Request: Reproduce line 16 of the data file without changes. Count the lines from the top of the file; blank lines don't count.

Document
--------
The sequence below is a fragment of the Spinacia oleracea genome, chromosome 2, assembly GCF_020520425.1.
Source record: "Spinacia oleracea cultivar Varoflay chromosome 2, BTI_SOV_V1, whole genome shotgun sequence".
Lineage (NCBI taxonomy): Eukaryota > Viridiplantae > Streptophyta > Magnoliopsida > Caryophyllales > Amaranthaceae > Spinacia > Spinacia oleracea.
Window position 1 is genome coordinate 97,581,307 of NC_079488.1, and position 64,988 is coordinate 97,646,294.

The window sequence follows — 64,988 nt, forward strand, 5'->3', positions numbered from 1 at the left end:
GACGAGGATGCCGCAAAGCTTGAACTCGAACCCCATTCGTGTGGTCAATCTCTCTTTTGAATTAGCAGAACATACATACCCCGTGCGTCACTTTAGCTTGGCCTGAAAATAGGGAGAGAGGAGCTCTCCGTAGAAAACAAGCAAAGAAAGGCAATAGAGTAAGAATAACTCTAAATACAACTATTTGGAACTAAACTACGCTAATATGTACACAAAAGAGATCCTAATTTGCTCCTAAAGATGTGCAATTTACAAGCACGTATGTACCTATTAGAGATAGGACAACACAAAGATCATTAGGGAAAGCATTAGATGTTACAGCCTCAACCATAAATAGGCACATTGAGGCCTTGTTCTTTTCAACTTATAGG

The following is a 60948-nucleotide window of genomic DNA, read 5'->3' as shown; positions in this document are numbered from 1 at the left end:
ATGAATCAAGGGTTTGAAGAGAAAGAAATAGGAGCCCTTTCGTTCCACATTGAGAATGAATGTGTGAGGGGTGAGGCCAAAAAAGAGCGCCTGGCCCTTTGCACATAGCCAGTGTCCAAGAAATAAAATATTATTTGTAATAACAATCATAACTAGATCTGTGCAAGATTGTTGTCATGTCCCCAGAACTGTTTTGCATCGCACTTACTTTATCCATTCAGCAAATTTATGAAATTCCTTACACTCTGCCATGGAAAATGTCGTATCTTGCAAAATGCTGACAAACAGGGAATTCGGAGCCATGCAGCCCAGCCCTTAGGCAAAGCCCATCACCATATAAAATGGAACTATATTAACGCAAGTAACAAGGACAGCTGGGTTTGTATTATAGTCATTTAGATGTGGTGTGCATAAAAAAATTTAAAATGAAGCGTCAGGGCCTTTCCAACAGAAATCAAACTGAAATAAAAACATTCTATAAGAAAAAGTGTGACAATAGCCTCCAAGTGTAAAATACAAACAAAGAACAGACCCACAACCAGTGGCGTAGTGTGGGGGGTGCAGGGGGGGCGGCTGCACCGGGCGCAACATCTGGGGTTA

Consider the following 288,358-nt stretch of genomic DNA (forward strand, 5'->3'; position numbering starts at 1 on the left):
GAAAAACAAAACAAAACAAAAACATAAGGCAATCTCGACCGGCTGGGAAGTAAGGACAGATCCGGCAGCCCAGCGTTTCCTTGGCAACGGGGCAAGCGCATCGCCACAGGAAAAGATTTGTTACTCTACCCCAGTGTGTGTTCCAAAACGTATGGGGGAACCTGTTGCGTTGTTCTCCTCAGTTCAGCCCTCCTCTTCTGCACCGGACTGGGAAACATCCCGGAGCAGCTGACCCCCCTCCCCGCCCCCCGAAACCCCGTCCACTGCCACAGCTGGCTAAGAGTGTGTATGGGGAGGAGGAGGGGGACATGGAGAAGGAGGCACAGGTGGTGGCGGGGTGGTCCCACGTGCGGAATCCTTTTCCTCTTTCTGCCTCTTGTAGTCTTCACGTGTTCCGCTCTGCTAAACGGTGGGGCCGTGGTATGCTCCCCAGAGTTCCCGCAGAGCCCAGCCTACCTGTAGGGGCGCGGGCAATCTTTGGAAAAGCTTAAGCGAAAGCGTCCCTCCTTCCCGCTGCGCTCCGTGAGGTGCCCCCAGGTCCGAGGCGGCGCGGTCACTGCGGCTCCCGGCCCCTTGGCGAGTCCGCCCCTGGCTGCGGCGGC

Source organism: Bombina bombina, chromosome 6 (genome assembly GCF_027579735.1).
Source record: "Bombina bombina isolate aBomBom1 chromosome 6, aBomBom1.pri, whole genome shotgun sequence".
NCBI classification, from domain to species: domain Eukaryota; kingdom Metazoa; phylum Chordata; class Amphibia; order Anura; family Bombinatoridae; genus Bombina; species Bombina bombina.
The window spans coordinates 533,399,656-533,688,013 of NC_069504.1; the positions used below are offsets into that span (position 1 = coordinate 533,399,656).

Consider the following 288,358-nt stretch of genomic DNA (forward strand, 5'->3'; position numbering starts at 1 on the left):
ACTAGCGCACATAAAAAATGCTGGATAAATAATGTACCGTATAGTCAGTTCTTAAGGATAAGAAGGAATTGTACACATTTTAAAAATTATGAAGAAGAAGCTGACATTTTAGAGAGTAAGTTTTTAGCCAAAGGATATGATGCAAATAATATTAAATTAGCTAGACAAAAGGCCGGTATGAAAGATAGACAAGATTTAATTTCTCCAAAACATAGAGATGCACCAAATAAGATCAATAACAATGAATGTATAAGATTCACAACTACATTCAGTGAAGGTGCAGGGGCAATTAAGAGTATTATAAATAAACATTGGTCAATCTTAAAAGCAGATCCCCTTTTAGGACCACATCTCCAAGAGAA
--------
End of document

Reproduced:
ACTAGCGCACATAAAAAATGCTGGATAAATAATGTACCGTATAGTCAGTTCTTAAGGATAAGAAGGAATTGTACACATTTTAAAAATTATGAAGAAGAAGCTGACATTTTAGAGAGTAAGTTTTTAGCCAAAGGATATGATGCAAATAATATTAAATTAGCTAGACAAAAGGCCGGTATGAAAGATAGACAAGATTTAATTTCTCCAAAACATAGAGATGCACCAAATAAGATCAATAACAATGAATGTATAAGATTCACAACTACATTCAGTGAAGGTGCAGGGGCAATTAAGAGTATTATAAATAAACATTGGTCAATCTTAAAAGCAGATCCCCTTTTAGGACCACATCTCCAAGAGAA